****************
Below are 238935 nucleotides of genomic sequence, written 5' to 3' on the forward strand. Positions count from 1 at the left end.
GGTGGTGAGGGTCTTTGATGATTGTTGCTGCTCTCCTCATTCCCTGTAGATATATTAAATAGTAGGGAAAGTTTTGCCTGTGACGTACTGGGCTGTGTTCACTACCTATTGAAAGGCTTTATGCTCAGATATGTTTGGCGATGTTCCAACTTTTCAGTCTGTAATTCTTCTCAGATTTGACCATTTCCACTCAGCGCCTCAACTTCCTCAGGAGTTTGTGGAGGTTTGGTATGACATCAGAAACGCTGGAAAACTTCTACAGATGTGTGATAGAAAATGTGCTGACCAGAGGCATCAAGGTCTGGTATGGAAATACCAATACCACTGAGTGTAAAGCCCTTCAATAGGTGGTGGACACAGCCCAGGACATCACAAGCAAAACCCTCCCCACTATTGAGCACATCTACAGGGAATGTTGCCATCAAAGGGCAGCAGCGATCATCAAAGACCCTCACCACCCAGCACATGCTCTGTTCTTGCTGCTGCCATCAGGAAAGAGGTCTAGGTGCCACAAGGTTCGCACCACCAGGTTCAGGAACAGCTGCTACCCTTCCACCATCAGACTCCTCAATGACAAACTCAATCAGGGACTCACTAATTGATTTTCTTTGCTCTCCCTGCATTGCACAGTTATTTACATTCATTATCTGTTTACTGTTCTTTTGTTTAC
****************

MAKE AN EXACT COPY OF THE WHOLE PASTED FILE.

Below are 238935 nucleotides of genomic sequence, written 5' to 3' on the forward strand. Positions count from 1 at the left end.
GGTGGTGAGGGTCTTTGATGATTGTTGCTGCTCTCCTCATTCCCTGTAGATATATTAAATAGTAGGGAAAGTTTTGCCTGTGACGTACTGGGCTGTGTTCACTACCTATTGAAAGGCTTTATGCTCAGATATGTTTGGCGATGTTCCAACTTTTCAGTCTGTAATTCTTCTCAGATTTGACCATTTCCACTCAGCGCCTCAACTTCCTCAGGAGTTTGTGGAGGTTTGGTATGACATCAGAAACGCTGGAAAACTTCTACAGATGTGTGATAGAAAATGTGCTGACCAGAGGCATCAAGGTCTGGTATGGAAATACCAATACCACTGAGTGTAAAGCCCTTCAATAGGTGGTGGACACAGCCCAGGACATCACAAGCAAAACCCTCCCCACTATTGAGCACATCTACAGGGAATGTTGCCATCAAAGGGCAGCAGCGATCATCAAAGACCCTCACCACCCAGCACATGCTCTGTTCTTGCTGCTGCCATCAGGAAAGAGGTCTAGGTGCCACAAGGTTCGCACCACCAGGTTCAGGAACAGCTGCTACCCTTCCACCATCAGACTCCTCAATGACAAACTCAATCAGGGACTCACTAATTGATTTTCTTTGCTCTCCCTGCATTGCACAGTTATTTACATTCATTATCTGTTTACTGTTCTTTTGTTTAC